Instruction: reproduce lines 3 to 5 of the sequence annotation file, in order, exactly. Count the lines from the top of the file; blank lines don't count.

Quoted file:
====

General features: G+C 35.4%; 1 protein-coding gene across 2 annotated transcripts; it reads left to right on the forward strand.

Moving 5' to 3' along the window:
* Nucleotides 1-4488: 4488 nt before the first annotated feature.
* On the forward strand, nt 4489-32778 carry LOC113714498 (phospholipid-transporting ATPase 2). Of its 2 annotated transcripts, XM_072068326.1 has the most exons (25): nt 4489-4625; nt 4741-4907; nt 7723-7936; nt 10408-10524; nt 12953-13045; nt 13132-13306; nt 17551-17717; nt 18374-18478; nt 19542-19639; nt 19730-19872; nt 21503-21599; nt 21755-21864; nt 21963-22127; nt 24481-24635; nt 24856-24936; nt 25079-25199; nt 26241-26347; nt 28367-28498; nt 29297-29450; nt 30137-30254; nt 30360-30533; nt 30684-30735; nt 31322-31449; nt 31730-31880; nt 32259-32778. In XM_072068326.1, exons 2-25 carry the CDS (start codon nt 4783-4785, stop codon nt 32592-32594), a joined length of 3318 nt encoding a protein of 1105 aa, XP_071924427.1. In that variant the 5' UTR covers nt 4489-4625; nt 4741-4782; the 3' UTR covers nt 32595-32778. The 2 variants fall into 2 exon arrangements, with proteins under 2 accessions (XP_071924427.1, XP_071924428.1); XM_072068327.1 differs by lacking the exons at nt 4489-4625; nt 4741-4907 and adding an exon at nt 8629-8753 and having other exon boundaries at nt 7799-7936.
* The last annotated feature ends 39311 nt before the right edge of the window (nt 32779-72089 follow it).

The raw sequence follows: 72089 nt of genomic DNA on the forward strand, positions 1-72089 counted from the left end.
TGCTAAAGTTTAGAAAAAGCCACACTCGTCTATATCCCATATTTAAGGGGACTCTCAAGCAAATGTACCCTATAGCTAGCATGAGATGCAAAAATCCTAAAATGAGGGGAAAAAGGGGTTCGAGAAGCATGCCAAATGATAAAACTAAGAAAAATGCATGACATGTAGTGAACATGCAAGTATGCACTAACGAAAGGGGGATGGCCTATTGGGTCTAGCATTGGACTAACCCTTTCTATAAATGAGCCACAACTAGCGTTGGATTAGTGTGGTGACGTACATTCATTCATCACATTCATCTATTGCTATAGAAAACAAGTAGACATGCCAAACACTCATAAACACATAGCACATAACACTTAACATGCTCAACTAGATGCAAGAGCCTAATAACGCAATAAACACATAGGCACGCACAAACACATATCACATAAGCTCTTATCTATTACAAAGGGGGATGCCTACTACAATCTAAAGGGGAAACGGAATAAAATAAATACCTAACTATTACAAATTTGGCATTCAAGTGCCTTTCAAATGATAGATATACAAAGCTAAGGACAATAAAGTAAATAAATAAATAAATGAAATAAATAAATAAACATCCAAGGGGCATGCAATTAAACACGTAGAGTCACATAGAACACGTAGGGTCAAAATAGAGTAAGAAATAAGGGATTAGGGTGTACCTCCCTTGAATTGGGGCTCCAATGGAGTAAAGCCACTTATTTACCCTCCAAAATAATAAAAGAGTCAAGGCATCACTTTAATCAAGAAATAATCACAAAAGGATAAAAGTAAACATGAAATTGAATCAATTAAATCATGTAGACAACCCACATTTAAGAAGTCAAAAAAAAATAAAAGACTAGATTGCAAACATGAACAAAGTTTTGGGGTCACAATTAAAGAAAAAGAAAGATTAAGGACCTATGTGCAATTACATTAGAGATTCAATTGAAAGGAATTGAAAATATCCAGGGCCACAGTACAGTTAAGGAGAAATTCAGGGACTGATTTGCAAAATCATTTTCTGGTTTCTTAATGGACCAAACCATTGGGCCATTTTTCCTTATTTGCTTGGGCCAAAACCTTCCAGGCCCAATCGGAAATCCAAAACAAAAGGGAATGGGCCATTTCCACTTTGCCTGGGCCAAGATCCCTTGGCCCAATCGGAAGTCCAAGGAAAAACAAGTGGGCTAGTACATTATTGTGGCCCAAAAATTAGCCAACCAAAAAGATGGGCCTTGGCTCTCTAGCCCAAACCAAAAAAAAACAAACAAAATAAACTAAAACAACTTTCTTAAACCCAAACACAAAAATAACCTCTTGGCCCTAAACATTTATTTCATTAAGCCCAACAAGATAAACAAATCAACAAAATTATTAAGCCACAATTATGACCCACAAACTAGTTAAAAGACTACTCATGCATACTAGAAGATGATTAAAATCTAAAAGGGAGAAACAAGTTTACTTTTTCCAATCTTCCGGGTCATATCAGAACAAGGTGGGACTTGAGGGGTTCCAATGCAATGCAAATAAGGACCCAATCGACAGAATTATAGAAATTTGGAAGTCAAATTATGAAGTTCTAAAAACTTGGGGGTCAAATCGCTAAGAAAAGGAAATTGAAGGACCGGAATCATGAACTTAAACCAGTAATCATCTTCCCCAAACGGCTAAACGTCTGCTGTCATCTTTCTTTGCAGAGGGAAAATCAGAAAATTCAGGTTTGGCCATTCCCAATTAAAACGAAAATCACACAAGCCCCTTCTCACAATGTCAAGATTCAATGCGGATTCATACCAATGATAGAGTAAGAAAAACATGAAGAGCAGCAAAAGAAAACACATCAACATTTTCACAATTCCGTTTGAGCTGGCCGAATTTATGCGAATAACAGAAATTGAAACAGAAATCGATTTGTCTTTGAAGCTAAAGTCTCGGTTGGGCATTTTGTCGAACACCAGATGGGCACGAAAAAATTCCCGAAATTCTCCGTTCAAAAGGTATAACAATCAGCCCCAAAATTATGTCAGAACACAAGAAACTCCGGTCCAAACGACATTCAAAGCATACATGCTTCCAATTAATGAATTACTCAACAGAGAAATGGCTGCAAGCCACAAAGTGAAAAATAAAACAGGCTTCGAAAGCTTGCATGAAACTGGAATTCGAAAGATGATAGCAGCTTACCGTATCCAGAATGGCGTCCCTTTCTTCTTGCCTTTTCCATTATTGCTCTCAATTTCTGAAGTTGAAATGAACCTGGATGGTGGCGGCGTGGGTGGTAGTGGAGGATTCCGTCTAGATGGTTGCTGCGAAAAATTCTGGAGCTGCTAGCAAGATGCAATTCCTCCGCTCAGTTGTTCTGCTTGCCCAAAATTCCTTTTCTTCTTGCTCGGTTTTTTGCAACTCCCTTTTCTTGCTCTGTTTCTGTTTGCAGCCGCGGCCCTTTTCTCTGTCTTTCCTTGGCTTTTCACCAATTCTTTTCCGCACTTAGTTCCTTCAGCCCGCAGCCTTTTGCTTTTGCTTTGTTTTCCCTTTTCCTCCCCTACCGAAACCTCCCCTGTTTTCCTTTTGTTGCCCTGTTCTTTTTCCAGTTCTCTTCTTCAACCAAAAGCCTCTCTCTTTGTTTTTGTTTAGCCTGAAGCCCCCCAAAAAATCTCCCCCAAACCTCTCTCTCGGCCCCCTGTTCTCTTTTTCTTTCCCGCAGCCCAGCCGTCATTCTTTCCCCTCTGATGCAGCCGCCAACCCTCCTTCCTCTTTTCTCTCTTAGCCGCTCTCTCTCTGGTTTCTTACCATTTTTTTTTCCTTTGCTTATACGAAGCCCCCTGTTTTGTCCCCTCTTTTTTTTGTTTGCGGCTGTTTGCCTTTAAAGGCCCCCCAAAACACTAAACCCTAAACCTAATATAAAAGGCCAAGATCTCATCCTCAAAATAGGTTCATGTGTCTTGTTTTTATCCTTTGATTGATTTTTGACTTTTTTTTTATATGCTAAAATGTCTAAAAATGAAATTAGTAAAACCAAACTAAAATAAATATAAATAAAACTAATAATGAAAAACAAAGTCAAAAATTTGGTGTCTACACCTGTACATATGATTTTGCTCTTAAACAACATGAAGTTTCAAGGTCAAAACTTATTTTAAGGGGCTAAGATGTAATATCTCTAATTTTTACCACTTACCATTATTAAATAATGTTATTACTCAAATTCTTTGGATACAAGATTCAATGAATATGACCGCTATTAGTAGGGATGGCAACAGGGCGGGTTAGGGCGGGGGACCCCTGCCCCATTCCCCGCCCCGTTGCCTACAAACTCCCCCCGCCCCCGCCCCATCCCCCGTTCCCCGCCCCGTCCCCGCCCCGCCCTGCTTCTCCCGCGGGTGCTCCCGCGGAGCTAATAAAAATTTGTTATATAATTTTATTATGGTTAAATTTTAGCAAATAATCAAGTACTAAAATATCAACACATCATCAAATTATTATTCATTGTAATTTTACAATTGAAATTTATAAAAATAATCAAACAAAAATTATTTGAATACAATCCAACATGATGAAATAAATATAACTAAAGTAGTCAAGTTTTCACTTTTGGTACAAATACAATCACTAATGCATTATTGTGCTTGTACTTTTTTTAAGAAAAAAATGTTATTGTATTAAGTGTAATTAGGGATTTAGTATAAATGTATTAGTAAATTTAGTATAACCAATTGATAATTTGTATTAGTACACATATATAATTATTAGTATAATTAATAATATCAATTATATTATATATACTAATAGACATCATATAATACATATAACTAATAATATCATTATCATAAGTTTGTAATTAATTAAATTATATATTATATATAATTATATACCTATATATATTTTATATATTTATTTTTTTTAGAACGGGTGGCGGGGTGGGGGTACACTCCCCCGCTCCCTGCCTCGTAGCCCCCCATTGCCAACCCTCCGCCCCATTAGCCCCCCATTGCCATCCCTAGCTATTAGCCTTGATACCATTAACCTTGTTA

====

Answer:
* Nucleotides 1-4488: 4488 nt before the first annotated feature.
* On the forward strand, nt 4489-32778 carry LOC113714498 (phospholipid-transporting ATPase 2). Of its 2 annotated transcripts, XM_072068326.1 has the most exons (25): nt 4489-4625; nt 4741-4907; nt 7723-7936; nt 10408-10524; nt 12953-13045; nt 13132-13306; nt 17551-17717; nt 18374-18478; nt 19542-19639; nt 19730-19872; nt 21503-21599; nt 21755-21864; nt 21963-22127; nt 24481-24635; nt 24856-24936; nt 25079-25199; nt 26241-26347; nt 28367-28498; nt 29297-29450; nt 30137-30254; nt 30360-30533; nt 30684-30735; nt 31322-31449; nt 31730-31880; nt 32259-32778. In XM_072068326.1, exons 2-25 carry the CDS (start codon nt 4783-4785, stop codon nt 32592-32594), a joined length of 3318 nt encoding a protein of 1105 aa, XP_071924427.1. In that variant the 5' UTR covers nt 4489-4625; nt 4741-4782; the 3' UTR covers nt 32595-32778. The 2 variants fall into 2 exon arrangements, with proteins under 2 accessions (XP_071924427.1, XP_071924428.1); XM_072068327.1 differs by lacking the exons at nt 4489-4625; nt 4741-4907 and adding an exon at nt 8629-8753 and having other exon boundaries at nt 7799-7936.
* The last annotated feature ends 39311 nt before the right edge of the window (nt 32779-72089 follow it).